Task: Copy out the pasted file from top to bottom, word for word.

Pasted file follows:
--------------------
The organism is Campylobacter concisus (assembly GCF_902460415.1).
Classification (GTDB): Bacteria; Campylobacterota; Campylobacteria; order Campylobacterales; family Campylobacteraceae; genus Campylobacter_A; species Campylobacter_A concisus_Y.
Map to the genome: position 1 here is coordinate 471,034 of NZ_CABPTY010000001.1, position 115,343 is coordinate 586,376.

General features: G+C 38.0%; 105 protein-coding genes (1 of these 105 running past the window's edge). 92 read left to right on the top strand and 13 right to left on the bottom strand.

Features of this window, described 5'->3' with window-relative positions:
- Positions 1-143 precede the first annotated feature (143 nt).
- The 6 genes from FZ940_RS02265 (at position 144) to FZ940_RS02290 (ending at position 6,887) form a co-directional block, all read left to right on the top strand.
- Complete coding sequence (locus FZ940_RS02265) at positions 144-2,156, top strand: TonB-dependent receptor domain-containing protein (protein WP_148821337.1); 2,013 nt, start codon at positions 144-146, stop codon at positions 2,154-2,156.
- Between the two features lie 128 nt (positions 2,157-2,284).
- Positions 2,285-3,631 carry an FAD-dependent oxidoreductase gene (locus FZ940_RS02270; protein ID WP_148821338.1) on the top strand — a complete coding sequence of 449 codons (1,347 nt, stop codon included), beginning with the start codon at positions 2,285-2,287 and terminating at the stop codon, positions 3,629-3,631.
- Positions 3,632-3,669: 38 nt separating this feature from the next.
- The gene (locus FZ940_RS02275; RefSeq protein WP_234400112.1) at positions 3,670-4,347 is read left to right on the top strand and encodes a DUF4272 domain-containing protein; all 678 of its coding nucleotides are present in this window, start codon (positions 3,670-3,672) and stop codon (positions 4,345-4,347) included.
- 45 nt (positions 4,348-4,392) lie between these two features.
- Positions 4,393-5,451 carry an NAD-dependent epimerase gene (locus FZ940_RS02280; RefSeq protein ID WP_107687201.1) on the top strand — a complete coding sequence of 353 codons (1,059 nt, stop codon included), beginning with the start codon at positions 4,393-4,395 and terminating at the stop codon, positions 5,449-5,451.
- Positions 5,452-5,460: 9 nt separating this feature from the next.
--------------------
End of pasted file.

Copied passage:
The organism is Campylobacter concisus (assembly GCF_902460415.1).
Classification (GTDB): Bacteria; Campylobacterota; Campylobacteria; order Campylobacterales; family Campylobacteraceae; genus Campylobacter_A; species Campylobacter_A concisus_Y.
Map to the genome: position 1 here is coordinate 471,034 of NZ_CABPTY010000001.1, position 115,343 is coordinate 586,376.

General features: G+C 38.0%; 105 protein-coding genes (1 of these 105 running past the window's edge). 92 read left to right on the top strand and 13 right to left on the bottom strand.

Features of this window, described 5'->3' with window-relative positions:
- Positions 1-143 precede the first annotated feature (143 nt).
- The 6 genes from FZ940_RS02265 (at position 144) to FZ940_RS02290 (ending at position 6,887) form a co-directional block, all read left to right on the top strand.
- Complete coding sequence (locus FZ940_RS02265) at positions 144-2,156, top strand: TonB-dependent receptor domain-containing protein (protein WP_148821337.1); 2,013 nt, start codon at positions 144-146, stop codon at positions 2,154-2,156.
- Between the two features lie 128 nt (positions 2,157-2,284).
- Positions 2,285-3,631 carry an FAD-dependent oxidoreductase gene (locus FZ940_RS02270; protein ID WP_148821338.1) on the top strand — a complete coding sequence of 449 codons (1,347 nt, stop codon included), beginning with the start codon at positions 2,285-2,287 and terminating at the stop codon, positions 3,629-3,631.
- Positions 3,632-3,669: 38 nt separating this feature from the next.
- The gene (locus FZ940_RS02275; RefSeq protein WP_234400112.1) at positions 3,670-4,347 is read left to right on the top strand and encodes a DUF4272 domain-containing protein; all 678 of its coding nucleotides are present in this window, start codon (positions 3,670-3,672) and stop codon (positions 4,345-4,347) included.
- 45 nt (positions 4,348-4,392) lie between these two features.
- Positions 4,393-5,451 carry an NAD-dependent epimerase gene (locus FZ940_RS02280; RefSeq protein ID WP_107687201.1) on the top strand — a complete coding sequence of 353 codons (1,059 nt, stop codon included), beginning with the start codon at positions 4,393-4,395 and terminating at the stop codon, positions 5,449-5,451.
- Positions 5,452-5,460: 9 nt separating this feature from the next.